We hope that you and your loved ones are keeping well during this very challenging time. All around us, as we isolate, the most beautiful spring is bursting all around with delicate blossom, opal buds and garden birds singing their little hearts out.
Unlike the free birds, we are enjoying spring this year by going for a short walk, once a day, as we self-isolate and socially-distance ourselves from our friends and loved ones.
This month, to raise your spirits and following the really positive feedback received after we published and recorded poems in last month’s newsletter, we bring you another poem to inspire your voice! This month a sonnet heralds a touch of fragrant spring blossom and warm hope which will be followed in due course by summer’s “gold complexion”.
Here is ‘Shall I compare thee to a summer’s day?’ the most famous of Shakespeare’s sonnets, a line of which inspired the title of the wonderful TV series, ‘The Darling Buds of May’.
Have a go at reading this poem aloud – even if you haven’t tried reading a sonnet before – and immerse yourself for a short while in the wonderful language of Shakespeare (who, incidentally, would have been 456 years old on 1 April!)
Shall I compare thee to a summer’s day?
Thou art more lovely and more temperate:
Rough winds do shake the darling buds of May,
And summer’s lease hath all too short a date:
Sometime too hot the eye of heaven shines,
And often is his gold complexion dimmed,
And every fair from fair sometime declines,
By chance, or nature’s changing course untrimmed:
But thy eternal summer shall not fade,
Nor lose possession of that fair thou ow’st,
Nor shall death brag thou wander’st in his shade,
When in eternal lines to time thou grow’st,
So long as men can breathe, or eyes can see,
So long lives this, and this gives life to thee.
Many of us are now working from home and using online technology to communicate. More time than ever is being dedicated to video conferencing, using Zoom, Skype, MS Teams, WhatsApp or even HouseParty. ‘So how might speaking poetry help my work-life’, you may ask?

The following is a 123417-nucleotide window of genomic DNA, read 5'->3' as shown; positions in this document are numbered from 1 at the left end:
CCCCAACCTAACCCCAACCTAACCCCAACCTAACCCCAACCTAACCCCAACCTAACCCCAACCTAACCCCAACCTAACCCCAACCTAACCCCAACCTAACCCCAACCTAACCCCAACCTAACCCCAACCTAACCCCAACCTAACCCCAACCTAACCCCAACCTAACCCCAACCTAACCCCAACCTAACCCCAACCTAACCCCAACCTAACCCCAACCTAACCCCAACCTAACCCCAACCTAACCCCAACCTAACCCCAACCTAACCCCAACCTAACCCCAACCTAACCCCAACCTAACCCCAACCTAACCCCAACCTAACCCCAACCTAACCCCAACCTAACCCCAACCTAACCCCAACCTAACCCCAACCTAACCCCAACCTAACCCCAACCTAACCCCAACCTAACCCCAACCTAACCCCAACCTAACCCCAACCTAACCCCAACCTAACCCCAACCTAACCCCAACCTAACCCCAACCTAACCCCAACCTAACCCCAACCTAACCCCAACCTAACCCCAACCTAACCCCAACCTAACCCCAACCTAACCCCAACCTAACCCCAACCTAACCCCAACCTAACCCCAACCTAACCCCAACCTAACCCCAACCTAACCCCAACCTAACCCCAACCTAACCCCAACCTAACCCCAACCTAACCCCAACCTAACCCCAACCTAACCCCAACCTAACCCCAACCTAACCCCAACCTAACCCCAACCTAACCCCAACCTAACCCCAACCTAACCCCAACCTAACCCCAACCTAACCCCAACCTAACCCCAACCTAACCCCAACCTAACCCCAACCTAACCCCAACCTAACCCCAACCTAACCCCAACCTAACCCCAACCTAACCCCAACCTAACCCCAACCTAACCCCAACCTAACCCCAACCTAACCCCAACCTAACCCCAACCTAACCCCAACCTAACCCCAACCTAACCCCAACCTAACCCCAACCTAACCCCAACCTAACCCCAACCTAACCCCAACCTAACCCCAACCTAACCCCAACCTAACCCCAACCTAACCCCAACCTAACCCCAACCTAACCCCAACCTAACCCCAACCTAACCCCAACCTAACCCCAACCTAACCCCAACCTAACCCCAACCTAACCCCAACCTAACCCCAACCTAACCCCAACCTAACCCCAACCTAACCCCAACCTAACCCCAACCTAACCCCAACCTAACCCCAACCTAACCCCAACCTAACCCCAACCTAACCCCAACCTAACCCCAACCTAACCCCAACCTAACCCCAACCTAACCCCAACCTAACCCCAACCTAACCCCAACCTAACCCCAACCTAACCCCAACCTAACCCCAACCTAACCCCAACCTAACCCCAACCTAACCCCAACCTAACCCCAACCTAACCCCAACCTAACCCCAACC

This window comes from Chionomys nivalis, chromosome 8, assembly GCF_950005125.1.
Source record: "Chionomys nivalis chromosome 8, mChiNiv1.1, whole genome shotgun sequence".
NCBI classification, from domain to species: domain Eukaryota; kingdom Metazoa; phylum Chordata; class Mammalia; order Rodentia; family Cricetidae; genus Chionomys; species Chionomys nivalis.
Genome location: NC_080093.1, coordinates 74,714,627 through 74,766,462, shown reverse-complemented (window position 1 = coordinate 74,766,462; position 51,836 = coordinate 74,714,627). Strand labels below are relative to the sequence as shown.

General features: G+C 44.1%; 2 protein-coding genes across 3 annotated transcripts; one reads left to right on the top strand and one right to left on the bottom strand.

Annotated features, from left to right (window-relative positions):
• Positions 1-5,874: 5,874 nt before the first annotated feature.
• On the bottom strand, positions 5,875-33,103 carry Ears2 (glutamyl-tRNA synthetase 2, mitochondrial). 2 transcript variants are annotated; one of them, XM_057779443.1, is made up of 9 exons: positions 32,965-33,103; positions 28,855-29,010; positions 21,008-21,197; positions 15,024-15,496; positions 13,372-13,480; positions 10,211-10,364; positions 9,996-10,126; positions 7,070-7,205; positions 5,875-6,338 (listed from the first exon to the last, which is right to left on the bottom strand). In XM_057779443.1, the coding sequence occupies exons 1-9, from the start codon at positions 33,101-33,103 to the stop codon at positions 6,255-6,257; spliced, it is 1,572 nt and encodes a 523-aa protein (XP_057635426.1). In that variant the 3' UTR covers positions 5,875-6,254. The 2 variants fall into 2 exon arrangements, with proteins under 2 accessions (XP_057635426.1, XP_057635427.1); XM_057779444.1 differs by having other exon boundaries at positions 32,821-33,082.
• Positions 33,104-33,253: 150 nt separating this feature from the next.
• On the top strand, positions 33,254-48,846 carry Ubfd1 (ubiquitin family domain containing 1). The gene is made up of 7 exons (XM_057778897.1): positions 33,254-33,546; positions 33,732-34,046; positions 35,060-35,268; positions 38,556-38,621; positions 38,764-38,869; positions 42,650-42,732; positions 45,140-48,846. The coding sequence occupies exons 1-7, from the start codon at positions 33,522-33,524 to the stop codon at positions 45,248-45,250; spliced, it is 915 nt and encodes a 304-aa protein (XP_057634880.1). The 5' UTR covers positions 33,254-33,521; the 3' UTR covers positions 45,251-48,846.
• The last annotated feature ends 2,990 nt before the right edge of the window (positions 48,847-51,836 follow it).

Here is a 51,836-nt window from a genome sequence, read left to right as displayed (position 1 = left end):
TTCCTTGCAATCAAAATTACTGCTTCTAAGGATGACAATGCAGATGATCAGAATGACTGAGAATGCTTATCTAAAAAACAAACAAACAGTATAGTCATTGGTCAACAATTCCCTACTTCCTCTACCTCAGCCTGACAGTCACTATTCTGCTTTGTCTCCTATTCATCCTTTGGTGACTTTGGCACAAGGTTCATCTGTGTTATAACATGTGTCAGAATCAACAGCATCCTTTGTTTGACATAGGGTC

Speaking poetry aloud can help to give your voice more range and interest, particularly if you’re attending online meetings. Remember to breathe before you speak and use a pause to allow your point to sink in and be understood by others in the online meetings.
Above all, remember to speak clearly. You can often achieve clarity in your voice by speaking more slowly than normal. Others in your conference call will not understand the points you are making if you speak too quickly.
Other techniques to make your voice more expressive include ‘stretching’ a word or short phrase which can add colour and interest to your speech.
Enjoy this wonderful sonnet, keep your voice warmed up and exercised and go to town on your expression!
With the birds building nests, sapphire bluebells glowing in the woods and soft, tender emerald canopies springing from the waking trees, now is the time to embrace the spring and look forward to the days when we will meet again.
For more information about how to use your voice effectively in online meetings, please get in touch.